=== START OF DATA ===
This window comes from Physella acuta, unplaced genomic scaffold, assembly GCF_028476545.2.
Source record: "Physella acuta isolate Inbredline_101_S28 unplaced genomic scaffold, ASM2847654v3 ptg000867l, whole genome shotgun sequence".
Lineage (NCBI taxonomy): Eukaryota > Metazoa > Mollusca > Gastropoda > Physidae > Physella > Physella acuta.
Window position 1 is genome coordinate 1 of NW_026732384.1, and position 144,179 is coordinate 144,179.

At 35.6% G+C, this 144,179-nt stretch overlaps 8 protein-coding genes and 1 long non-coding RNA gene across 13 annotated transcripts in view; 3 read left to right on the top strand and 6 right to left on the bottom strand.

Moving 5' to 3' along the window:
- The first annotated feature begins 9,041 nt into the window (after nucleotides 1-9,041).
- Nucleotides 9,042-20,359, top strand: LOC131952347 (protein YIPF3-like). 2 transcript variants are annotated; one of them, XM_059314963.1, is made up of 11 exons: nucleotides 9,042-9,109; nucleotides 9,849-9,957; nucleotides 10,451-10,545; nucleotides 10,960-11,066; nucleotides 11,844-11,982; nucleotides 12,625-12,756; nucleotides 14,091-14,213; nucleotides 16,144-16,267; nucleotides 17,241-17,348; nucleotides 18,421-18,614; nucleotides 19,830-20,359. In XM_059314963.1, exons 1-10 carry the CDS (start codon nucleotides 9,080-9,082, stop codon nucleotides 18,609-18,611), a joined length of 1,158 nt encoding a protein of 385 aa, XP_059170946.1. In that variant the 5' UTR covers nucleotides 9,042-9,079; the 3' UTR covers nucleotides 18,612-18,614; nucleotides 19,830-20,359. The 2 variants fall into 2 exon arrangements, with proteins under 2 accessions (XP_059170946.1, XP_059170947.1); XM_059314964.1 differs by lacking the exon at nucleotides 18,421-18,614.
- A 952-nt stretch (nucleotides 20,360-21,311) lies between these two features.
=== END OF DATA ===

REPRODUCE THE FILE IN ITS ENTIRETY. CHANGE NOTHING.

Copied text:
This window comes from Physella acuta, unplaced genomic scaffold, assembly GCF_028476545.2.
Source record: "Physella acuta isolate Inbredline_101_S28 unplaced genomic scaffold, ASM2847654v3 ptg000867l, whole genome shotgun sequence".
Lineage (NCBI taxonomy): Eukaryota > Metazoa > Mollusca > Gastropoda > Physidae > Physella > Physella acuta.
Window position 1 is genome coordinate 1 of NW_026732384.1, and position 144,179 is coordinate 144,179.

At 35.6% G+C, this 144,179-nt stretch overlaps 8 protein-coding genes and 1 long non-coding RNA gene across 13 annotated transcripts in view; 3 read left to right on the top strand and 6 right to left on the bottom strand.

Moving 5' to 3' along the window:
- The first annotated feature begins 9,041 nt into the window (after nucleotides 1-9,041).
- Nucleotides 9,042-20,359, top strand: LOC131952347 (protein YIPF3-like). 2 transcript variants are annotated; one of them, XM_059314963.1, is made up of 11 exons: nucleotides 9,042-9,109; nucleotides 9,849-9,957; nucleotides 10,451-10,545; nucleotides 10,960-11,066; nucleotides 11,844-11,982; nucleotides 12,625-12,756; nucleotides 14,091-14,213; nucleotides 16,144-16,267; nucleotides 17,241-17,348; nucleotides 18,421-18,614; nucleotides 19,830-20,359. In XM_059314963.1, exons 1-10 carry the CDS (start codon nucleotides 9,080-9,082, stop codon nucleotides 18,609-18,611), a joined length of 1,158 nt encoding a protein of 385 aa, XP_059170946.1. In that variant the 5' UTR covers nucleotides 9,042-9,079; the 3' UTR covers nucleotides 18,612-18,614; nucleotides 19,830-20,359. The 2 variants fall into 2 exon arrangements, with proteins under 2 accessions (XP_059170946.1, XP_059170947.1); XM_059314964.1 differs by lacking the exon at nucleotides 18,421-18,614.
- A 952-nt stretch (nucleotides 20,360-21,311) lies between these two features.